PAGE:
Nursing Care Plan – Anemia
Anemia is the reduction in red blood cells (erythrocytes) thus decreasing the oxygen carrying capacity of the blood due to the following (1) excessive blood loss (2) deficiencies and abnormalities of RBC production (3) Excessive destruction of RBC.
*Common Symptoms of Anemia
These symptoms appear in most types of anemia:
- pale skin
- low body temperature
- numb/cold hands or feet
- rapid heartbeat
- shortness of breath
- chest pain
*Types of Anemia
Different types of anemia have different causes and symptoms.
Iron Deficiency Anemia: Iron deficiency is one of the most common causes of anemia, especially in women. In the U.S. alone, twenty million women suffer from iron deficiency anemia. Iron deficiency causes insufficient hemoglobin production which, in turn, causes anemia and anemia symptoms.
Sickle Cell Anemia: Sickle cell anemia, or sickle cell disease, is one of the hereditary causes of anemia. Most often seen in people of African descent, sickle cell anemia is characterized by the production of rigid, sickle-shaped red blood cells. These abnormal sickle cells break down faster then normal red blood cells, resulting in a chronic shortage of red blood cells and anemia symptoms.
Sickle cell anemia is a form of hemolytic anemia, which describes types of anemia caused by the rapid destruction of red blood cells.
Pernicious Anemia: Certain types of anemia are referred to as megaloblastic, or vitamin deficiency anemia. Pernicious anemia is caused by an inability of the intestines to absorb sufficient amounts of vitamin B12, which is required in the production of red blood cells.
Pernicious anemia symptoms include vision problems, memory loss, difficulty walking and numb hands and feet, as well as the more common anemia symptoms.
Risk factors for pernicious anemia include a family history of pernicious anemia, Scandinavian or European ancestry or a history of autoimmune endocrine disorders.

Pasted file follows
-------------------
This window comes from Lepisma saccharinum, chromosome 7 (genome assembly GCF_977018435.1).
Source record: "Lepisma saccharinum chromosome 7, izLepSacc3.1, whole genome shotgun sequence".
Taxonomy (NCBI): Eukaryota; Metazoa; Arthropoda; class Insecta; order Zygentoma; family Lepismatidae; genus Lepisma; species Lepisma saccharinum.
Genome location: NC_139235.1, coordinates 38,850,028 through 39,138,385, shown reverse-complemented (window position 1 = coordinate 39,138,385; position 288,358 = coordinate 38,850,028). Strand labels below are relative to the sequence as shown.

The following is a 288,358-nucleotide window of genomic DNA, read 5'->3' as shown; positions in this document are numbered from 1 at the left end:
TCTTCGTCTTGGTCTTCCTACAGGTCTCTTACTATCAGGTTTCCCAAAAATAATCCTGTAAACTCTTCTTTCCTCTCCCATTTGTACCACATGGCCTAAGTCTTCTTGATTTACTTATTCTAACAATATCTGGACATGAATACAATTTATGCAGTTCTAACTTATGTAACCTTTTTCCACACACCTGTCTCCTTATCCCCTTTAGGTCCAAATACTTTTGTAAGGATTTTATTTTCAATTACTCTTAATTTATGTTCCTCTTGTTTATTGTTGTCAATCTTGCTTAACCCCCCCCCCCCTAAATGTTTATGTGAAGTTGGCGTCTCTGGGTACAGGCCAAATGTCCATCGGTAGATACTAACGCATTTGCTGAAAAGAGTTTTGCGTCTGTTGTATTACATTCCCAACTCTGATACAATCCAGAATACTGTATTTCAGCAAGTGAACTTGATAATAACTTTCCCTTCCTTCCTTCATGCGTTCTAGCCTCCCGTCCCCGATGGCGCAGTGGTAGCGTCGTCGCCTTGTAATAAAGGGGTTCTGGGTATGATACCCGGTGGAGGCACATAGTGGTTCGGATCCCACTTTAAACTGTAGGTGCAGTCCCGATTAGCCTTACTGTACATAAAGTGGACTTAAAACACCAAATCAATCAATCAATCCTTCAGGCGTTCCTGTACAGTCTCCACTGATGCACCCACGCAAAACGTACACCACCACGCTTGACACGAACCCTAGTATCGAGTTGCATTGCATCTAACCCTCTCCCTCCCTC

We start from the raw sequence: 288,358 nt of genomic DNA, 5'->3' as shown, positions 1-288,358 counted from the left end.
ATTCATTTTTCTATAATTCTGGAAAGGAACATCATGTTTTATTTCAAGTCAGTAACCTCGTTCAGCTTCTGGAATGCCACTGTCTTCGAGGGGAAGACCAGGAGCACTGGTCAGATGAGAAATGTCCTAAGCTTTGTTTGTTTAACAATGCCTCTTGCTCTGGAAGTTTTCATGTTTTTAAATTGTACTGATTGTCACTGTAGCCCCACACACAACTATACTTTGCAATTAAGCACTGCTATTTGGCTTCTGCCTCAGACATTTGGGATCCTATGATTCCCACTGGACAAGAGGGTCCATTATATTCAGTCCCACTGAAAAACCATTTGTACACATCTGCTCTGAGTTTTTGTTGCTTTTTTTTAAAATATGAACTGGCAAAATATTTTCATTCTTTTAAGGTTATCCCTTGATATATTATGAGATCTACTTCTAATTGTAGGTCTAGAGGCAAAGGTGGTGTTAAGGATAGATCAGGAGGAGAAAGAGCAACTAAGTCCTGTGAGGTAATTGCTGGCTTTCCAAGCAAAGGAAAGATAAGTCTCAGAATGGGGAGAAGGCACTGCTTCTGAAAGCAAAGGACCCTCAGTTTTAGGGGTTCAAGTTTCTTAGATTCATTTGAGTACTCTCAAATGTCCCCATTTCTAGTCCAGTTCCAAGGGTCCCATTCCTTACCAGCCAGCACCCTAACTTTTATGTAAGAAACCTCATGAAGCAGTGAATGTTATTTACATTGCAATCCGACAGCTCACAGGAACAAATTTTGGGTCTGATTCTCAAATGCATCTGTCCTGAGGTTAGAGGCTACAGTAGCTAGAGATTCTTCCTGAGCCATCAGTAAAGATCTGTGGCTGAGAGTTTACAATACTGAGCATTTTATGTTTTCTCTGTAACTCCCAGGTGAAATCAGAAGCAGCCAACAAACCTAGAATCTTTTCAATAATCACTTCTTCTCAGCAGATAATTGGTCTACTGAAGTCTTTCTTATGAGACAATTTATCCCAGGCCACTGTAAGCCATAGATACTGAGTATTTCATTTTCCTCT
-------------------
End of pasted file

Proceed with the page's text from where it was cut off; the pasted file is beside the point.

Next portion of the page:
Vitamin B12 injections are the standard pernicious anemia treatment. Oral vitamin B12 supplements may also be used as pernicious anemia treatment, but they’re not as efficient as B12 injections.
Folic Acid Deficiency Anemia: Folic acid deficiency anemia, like pernicious anemia, is a megaloblastic anemia. Folic acid is essential for healthy blood and a healthy nervous system. A folic acid deficiency during pregnancy can cause birth defects.
Folic acid supplements form the basis of folic acid anemia treatment. Anemia treatment also includes eating a diet high in folic acid, including such foods as:
- beans and legumes
- citrus fruits and juices
- dark green leafy vegetables
- wheat bran
Thalassemia: Causes of anemia often include genetic mutations. Thalassemia is one of the genetically inherited types of anemia. Thalassemia occurs when the body’s genes, which are responsible for proper hemoglobin production, become damaged or mutated. Like sickle cell anemia, thalassemia is one of the hemolytic anemia types.
Many possible gene variations can cause thalassemia, and the disease has both mild and severe varieties. Cooley’s anemia is the most common severe thalassemia in the U.S. The disease tends to be present at birth and its symptoms include:
- dark colored urine
- deformed facial bones
- poor growth rates
- a swollen abdomen caused by an enlarged spleen and liver
A number of ethnic groups are at higher risk of developing thalassemia, including people of African, Chinese, Filipino, Indian, Italian, Greek and Middle Eastern ethnicity.
Treatment for thalassemia depends on the severity of the disease. Mild types of thalassemia may be treated with regular blood transfusions. Severe cases require multiple blood transfusions, iron chelation therapy to remove excess iron from the blood and bone marrow transplants. Without treatment, severe thalassemia often proves fatal in early childhood.
Aplastic Anemia: Aplastic anemia is one of the rarer types of anemia, occurring when the body makes insufficient red and white blood cells. Causes of aplastic anemia include:
- radiation therapy
- toxic chemicals
- some medications
- bone marrow infections